We all love image search and I know barely a day passes when I don’t make use of it at least once.
Image search/processing technology has also been an area that has been going through a bit of evolution over the past few years.
Cooliris brought us a nifty 3D spacial image search interface. What The Font brought smart image processing to font identification and IDEE have given us some amazing visual search tools with Tineye and Piximilar.
Last week we saw a fresh player jump into the the image search game with the launch of the GazoPa public beta.
Much like Tineye, GazoPa is a service that analyses the content of each image — the shapes, colors, tones and lines that make it up — rather than just inferring it’s content based on it’s file name and the surrounding content as most traditional images searches do.
However, GazoPa also adds a few interesting new strings to it’s bow.
Firstly, GazoPa allows you to sketch a rough image directly into the search panel which it will then try to match.
Of course, that’s OK in theory, but does it actually work?
In my first quick tests, yes, it seemed to do a reasonable job. I started out with a fairly detailed and distinctive drawing — a quick sketch of my iphone — and the results were certainly good.
I then gave it a more advanced challenge for its second test case — a simple line figure of a dancer — and the results were more mixed.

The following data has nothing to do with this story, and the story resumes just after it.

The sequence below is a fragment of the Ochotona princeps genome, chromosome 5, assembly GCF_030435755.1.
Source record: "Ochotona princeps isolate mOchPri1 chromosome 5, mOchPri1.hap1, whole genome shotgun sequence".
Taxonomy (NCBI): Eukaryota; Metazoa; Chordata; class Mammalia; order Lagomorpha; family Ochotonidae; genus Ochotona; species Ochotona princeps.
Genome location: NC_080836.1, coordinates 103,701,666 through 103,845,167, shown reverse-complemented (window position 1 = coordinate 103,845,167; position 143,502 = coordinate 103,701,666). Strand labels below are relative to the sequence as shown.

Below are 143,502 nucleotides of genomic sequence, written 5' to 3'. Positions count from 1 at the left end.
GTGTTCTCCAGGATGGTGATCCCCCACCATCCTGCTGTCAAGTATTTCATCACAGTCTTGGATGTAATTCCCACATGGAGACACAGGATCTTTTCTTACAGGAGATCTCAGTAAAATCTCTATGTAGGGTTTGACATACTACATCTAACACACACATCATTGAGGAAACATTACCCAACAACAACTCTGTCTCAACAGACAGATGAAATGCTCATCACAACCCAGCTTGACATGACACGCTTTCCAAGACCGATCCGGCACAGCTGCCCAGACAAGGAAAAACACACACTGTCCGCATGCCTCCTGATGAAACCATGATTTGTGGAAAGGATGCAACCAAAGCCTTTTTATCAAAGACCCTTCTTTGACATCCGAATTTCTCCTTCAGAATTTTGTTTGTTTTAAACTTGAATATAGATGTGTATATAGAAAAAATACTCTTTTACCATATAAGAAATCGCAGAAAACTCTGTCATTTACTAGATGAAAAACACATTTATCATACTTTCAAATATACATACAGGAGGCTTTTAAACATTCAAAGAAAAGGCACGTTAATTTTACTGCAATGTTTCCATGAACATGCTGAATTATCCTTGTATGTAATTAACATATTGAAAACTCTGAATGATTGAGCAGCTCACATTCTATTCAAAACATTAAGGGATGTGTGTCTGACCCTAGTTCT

The current algorithm seems to emphasize the general composition over specific shape and line configurations. As such, most of the results mirrored my (unimportant) off-centered layout, more than the more important positioning of the figure.
That said, the fifth image presented on the results page (above) is actually a very good match.
I tend to think my second test is a more likely real-world use case, but this *is* a beta, so we’ll have to wait and see how things develop as they accumulate more data.
GazoPa have also released a free iPhone app to compliment their standard web service. The application lets you use match images created via either the camera or finger doodles.
If this works *well*, it’s quite simply a ready-made, stone cold, killer app for them. Can you imagine being able to identify and price an antique lamp with a quick pic on your phone? Or identify a dog breed? Or the architect behind a building. The mind boggles at the possibilities.
Throw in a Firefox extension and standard URL and keyword based searches and Gazopa have certainly come ready to play. It’s still raw, but looks promising.